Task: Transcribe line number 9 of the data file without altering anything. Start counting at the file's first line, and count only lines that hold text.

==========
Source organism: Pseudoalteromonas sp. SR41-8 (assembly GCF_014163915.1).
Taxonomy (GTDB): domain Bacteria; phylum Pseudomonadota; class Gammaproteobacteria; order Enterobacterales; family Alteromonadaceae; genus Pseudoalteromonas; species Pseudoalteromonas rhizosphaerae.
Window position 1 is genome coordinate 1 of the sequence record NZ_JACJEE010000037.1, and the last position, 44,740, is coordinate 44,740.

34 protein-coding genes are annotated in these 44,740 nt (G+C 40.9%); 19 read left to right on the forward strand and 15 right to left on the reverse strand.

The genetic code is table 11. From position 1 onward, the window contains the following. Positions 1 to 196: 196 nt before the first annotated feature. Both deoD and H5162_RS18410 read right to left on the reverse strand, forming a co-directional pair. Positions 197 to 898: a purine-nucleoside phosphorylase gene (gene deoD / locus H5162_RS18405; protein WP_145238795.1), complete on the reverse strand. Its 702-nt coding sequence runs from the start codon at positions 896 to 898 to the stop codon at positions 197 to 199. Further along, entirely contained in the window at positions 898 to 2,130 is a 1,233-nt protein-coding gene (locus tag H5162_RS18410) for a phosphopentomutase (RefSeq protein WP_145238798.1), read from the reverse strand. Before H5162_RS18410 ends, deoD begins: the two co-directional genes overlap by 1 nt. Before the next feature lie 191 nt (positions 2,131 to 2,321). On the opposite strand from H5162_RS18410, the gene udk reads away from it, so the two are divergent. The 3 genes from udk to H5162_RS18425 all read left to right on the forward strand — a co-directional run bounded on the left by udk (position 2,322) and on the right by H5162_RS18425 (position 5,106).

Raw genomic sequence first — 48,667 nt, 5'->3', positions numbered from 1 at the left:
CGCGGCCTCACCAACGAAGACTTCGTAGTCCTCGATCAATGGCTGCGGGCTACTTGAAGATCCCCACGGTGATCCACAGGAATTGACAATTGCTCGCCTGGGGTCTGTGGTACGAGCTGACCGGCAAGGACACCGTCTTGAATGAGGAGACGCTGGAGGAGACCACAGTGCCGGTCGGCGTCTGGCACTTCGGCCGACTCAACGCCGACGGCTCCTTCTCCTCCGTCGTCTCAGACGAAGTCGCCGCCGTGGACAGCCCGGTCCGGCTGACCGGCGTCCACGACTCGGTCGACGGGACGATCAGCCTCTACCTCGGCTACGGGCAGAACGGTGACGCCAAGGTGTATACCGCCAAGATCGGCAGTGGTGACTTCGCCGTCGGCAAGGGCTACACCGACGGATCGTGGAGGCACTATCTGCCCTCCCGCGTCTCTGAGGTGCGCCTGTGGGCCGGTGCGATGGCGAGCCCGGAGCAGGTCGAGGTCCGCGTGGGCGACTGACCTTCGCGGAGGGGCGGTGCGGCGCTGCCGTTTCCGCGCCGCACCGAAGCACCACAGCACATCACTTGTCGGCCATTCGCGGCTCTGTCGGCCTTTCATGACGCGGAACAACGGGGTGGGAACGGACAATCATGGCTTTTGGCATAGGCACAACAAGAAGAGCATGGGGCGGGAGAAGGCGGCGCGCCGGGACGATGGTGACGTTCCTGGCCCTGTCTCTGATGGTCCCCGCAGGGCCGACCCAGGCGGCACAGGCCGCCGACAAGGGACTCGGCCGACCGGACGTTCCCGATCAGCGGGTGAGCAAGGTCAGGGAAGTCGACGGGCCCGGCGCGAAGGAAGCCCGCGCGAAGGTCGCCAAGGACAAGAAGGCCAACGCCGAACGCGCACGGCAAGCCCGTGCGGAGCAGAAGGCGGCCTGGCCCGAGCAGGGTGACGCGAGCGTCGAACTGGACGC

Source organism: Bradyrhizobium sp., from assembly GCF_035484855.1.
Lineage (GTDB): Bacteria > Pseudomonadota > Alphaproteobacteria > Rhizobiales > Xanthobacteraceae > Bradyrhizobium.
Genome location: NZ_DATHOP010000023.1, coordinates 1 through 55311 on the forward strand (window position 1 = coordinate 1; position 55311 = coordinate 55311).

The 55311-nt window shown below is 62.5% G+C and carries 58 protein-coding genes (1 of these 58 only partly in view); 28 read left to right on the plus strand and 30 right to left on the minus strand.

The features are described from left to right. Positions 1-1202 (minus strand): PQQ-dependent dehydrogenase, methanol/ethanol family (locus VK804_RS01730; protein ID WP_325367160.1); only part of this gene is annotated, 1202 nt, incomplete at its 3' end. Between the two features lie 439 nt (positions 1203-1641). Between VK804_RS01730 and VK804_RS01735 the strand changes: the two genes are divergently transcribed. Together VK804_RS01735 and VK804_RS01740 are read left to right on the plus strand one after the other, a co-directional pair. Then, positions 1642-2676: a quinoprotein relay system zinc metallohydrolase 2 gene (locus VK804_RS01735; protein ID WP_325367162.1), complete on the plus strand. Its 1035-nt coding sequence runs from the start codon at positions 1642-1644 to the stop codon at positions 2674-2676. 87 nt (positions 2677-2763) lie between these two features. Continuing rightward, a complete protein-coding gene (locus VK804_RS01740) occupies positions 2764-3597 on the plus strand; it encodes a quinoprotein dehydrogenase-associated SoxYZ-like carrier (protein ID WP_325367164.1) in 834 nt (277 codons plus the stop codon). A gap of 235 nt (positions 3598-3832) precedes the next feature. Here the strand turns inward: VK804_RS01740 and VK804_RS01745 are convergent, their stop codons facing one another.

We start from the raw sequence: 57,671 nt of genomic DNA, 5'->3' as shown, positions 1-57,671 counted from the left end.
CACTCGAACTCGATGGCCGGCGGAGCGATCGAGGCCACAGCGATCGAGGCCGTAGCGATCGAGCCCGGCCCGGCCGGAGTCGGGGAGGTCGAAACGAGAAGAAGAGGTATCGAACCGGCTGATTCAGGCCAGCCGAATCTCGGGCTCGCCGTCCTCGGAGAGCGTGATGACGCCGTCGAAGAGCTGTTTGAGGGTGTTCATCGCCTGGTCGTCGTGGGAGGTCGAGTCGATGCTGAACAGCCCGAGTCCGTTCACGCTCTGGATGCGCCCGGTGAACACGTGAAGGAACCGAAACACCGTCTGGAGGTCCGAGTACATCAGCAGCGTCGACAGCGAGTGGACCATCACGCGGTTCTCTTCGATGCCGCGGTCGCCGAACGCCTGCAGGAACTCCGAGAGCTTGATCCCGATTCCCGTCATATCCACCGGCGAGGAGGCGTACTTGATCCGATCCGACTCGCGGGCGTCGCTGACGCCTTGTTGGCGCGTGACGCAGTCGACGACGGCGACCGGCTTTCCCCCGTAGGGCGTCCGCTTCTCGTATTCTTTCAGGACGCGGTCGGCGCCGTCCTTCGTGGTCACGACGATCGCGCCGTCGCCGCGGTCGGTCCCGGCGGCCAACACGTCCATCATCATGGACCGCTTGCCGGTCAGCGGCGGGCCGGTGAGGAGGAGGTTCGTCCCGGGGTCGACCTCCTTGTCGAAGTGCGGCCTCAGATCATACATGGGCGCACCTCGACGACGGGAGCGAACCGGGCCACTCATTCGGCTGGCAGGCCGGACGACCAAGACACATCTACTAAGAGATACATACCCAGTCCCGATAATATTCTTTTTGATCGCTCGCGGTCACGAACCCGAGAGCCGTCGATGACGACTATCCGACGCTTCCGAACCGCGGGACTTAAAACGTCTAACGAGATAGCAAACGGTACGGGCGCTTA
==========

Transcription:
Lineage (GTDB): Bacteria > Pseudomonadota > Alphaproteobacteria > Rhizobiales > Xanthobacteraceae > Bradyrhizobium.